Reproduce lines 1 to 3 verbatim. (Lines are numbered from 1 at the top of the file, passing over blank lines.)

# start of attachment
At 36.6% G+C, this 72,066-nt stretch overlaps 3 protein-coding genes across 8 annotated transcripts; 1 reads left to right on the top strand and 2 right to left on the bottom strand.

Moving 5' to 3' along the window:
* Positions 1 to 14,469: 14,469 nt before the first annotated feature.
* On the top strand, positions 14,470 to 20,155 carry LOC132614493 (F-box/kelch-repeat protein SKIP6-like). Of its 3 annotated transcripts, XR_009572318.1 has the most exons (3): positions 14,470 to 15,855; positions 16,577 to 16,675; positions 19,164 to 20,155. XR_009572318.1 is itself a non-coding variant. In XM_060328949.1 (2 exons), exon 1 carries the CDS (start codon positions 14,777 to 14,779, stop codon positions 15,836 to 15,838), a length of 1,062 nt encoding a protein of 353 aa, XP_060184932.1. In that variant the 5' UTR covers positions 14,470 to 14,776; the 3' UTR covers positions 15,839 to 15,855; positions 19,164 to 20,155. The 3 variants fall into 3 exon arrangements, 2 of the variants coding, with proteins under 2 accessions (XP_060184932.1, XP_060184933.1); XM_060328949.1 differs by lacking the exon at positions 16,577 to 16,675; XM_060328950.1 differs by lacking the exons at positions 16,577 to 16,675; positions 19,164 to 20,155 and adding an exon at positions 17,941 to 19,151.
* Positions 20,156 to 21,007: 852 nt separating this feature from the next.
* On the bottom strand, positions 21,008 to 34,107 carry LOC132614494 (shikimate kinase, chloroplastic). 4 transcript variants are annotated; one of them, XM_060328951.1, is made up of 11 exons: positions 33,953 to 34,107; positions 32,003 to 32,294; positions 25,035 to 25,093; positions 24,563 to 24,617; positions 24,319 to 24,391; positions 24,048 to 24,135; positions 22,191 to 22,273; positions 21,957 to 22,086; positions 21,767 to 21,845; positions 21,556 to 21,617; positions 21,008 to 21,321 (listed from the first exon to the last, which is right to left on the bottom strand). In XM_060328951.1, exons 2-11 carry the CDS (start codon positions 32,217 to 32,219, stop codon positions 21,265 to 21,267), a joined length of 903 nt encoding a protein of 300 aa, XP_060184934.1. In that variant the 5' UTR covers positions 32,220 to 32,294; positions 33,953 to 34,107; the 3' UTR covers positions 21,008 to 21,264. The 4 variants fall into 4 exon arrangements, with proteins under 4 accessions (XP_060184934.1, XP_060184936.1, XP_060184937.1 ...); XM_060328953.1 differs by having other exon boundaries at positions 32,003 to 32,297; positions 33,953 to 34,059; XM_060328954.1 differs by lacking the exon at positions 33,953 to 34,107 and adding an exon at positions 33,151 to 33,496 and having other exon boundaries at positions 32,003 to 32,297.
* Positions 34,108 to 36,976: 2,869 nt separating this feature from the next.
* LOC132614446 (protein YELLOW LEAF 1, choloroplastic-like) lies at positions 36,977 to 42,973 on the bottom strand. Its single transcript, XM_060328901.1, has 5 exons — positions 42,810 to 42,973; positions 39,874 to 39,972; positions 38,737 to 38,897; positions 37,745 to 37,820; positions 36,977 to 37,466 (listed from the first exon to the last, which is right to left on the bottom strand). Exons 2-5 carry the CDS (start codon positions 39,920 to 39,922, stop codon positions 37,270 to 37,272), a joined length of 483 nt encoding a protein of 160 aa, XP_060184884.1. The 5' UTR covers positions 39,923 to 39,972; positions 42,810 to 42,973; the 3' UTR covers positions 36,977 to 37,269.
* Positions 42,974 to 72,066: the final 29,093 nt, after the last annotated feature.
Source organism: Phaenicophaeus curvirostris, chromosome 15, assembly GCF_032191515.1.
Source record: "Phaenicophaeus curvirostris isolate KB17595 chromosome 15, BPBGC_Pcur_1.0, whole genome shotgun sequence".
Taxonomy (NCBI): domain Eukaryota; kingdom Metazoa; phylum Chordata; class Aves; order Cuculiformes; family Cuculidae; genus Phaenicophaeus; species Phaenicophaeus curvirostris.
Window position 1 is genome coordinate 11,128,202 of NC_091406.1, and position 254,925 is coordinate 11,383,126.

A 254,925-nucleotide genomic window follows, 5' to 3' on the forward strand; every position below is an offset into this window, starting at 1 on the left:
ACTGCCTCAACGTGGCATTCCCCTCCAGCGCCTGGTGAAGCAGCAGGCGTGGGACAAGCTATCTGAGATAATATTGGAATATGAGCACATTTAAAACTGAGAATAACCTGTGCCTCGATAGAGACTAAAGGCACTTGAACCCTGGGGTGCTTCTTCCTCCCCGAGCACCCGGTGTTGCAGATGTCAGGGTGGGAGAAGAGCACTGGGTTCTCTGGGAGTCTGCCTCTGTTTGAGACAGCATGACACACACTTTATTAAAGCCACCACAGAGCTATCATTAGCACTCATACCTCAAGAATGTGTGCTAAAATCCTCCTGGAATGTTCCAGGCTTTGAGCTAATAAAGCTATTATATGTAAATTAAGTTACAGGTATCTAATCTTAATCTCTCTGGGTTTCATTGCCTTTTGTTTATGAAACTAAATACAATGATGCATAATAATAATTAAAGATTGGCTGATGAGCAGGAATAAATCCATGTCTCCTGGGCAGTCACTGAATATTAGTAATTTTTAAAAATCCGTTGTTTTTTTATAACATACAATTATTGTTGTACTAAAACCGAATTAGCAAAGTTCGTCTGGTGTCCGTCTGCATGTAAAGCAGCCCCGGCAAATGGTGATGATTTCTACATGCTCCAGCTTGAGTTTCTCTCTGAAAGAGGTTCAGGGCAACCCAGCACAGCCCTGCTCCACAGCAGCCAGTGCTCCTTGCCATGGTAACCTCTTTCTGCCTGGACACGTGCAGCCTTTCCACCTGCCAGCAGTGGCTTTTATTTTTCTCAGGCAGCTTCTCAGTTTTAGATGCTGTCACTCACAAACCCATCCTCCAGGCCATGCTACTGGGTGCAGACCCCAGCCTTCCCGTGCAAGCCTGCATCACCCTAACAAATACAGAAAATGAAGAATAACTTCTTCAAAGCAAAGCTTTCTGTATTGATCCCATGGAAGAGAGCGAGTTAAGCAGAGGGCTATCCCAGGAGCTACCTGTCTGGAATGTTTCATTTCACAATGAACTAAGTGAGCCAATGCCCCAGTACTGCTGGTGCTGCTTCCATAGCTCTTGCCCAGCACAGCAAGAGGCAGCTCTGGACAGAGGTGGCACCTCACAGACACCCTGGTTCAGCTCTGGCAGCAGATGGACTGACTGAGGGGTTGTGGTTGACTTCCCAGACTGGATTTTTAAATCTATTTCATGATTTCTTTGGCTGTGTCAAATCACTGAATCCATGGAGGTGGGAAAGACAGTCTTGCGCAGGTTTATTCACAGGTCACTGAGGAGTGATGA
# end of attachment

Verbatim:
At 36.6% G+C, this 72,066-nt stretch overlaps 3 protein-coding genes across 8 annotated transcripts; 1 reads left to right on the top strand and 2 right to left on the bottom strand.

Moving 5' to 3' along the window:
* Positions 1 to 14,469: 14,469 nt before the first annotated feature.